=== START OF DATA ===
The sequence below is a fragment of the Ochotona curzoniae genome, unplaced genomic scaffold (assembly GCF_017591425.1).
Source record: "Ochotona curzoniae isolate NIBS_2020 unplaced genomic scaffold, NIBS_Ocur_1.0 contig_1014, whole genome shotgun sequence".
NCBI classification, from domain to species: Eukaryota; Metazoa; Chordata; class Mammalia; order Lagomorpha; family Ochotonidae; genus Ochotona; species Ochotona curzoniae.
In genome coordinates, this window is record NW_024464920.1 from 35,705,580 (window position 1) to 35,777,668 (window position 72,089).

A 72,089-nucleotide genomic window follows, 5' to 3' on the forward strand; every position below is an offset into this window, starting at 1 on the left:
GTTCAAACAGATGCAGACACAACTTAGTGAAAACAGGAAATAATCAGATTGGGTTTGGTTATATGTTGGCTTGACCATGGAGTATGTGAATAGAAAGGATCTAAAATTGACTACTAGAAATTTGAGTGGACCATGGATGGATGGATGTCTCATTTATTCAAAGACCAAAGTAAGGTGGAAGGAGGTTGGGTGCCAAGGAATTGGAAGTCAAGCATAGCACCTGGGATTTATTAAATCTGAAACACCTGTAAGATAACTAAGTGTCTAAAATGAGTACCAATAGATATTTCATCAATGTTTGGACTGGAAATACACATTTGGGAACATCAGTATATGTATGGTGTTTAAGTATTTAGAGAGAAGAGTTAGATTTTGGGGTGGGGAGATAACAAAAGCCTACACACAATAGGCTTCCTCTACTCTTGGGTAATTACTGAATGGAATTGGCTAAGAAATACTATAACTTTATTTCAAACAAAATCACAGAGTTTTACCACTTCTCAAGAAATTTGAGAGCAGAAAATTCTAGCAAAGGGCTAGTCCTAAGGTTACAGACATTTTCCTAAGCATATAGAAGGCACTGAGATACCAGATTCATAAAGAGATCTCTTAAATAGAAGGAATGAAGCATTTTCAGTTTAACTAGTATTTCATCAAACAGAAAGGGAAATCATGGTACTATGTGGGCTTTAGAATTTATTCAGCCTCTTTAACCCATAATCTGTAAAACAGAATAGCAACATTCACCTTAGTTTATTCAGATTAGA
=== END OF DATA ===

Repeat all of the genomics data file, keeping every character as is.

The sequence below is a fragment of the Ochotona curzoniae genome, unplaced genomic scaffold (assembly GCF_017591425.1).
Source record: "Ochotona curzoniae isolate NIBS_2020 unplaced genomic scaffold, NIBS_Ocur_1.0 contig_1014, whole genome shotgun sequence".
NCBI classification, from domain to species: Eukaryota; Metazoa; Chordata; class Mammalia; order Lagomorpha; family Ochotonidae; genus Ochotona; species Ochotona curzoniae.
In genome coordinates, this window is record NW_024464920.1 from 35,705,580 (window position 1) to 35,777,668 (window position 72,089).

A 72,089-nucleotide genomic window follows, 5' to 3' on the forward strand; every position below is an offset into this window, starting at 1 on the left:
GTTCAAACAGATGCAGACACAACTTAGTGAAAACAGGAAATAATCAGATTGGGTTTGGTTATATGTTGGCTTGACCATGGAGTATGTGAATAGAAAGGATCTAAAATTGACTACTAGAAATTTGAGTGGACCATGGATGGATGGATGTCTCATTTATTCAAAGACCAAAGTAAGGTGGAAGGAGGTTGGGTGCCAAGGAATTGGAAGTCAAGCATAGCACCTGGGATTTATTAAATCTGAAACACCTGTAAGATAACTAAGTGTCTAAAATGAGTACCAATAGATATTTCATCAATGTTTGGACTGGAAATACACATTTGGGAACATCAGTATATGTATGGTGTTTAAGTATTTAGAGAGAAGAGTTAGATTTTGGGGTGGGGAGATAACAAAAGCCTACACACAATAGGCTTCCTCTACTCTTGGGTAATTACTGAATGGAATTGGCTAAGAAATACTATAACTTTATTTCAAACAAAATCACAGAGTTTTACCACTTCTCAAGAAATTTGAGAGCAGAAAATTCTAGCAAAGGGCTAGTCCTAAGGTTACAGACATTTTCCTAAGCATATAGAAGGCACTGAGATACCAGATTCATAAAGAGATCTCTTAAATAGAAGGAATGAAGCATTTTCAGTTTAACTAGTATTTCATCAAACAGAAAGGGAAATCATGGTACTATGTGGGCTTTAGAATTTATTCAGCCTCTTTAACCCATAATCTGTAAAACAGAATAGCAACATTCACCTTAGTTTATTCAGATTAGA